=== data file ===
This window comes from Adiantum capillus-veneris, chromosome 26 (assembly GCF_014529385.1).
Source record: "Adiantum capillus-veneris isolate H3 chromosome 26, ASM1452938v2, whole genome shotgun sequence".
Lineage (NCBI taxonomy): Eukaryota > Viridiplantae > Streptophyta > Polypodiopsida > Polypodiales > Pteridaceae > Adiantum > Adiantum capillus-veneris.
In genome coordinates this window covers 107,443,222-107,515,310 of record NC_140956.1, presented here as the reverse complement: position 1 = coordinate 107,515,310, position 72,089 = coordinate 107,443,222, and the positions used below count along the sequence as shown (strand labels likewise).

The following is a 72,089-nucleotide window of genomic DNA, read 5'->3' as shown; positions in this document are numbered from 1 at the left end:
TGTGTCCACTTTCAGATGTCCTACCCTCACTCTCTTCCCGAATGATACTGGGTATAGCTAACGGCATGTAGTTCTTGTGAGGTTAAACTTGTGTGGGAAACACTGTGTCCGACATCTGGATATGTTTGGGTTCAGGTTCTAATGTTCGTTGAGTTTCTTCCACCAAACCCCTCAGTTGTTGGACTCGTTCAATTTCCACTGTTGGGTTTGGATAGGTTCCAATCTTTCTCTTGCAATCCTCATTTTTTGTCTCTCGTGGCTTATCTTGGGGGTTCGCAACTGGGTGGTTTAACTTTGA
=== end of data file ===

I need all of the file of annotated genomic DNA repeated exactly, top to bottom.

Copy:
This window comes from Adiantum capillus-veneris, chromosome 26 (assembly GCF_014529385.1).
Source record: "Adiantum capillus-veneris isolate H3 chromosome 26, ASM1452938v2, whole genome shotgun sequence".
Lineage (NCBI taxonomy): Eukaryota > Viridiplantae > Streptophyta > Polypodiopsida > Polypodiales > Pteridaceae > Adiantum > Adiantum capillus-veneris.
In genome coordinates this window covers 107,443,222-107,515,310 of record NC_140956.1, presented here as the reverse complement: position 1 = coordinate 107,515,310, position 72,089 = coordinate 107,443,222, and the positions used below count along the sequence as shown (strand labels likewise).

The following is a 72,089-nucleotide window of genomic DNA, read 5'->3' as shown; positions in this document are numbered from 1 at the left end:
TGTGTCCACTTTCAGATGTCCTACCCTCACTCTCTTCCCGAATGATACTGGGTATAGCTAACGGCATGTAGTTCTTGTGAGGTTAAACTTGTGTGGGAAACACTGTGTCCGACATCTGGATATGTTTGGGTTCAGGTTCTAATGTTCGTTGAGTTTCTTCCACCAAACCCCTCAGTTGTTGGACTCGTTCAATTTCCACTGTTGGGTTTGGATAGGTTCCAATCTTTCTCTTGCAATCCTCATTTTTTGTCTCTCGTGGCTTATCTTGGGGGTTCGCAACTGGGTGGTTTAACTTTGA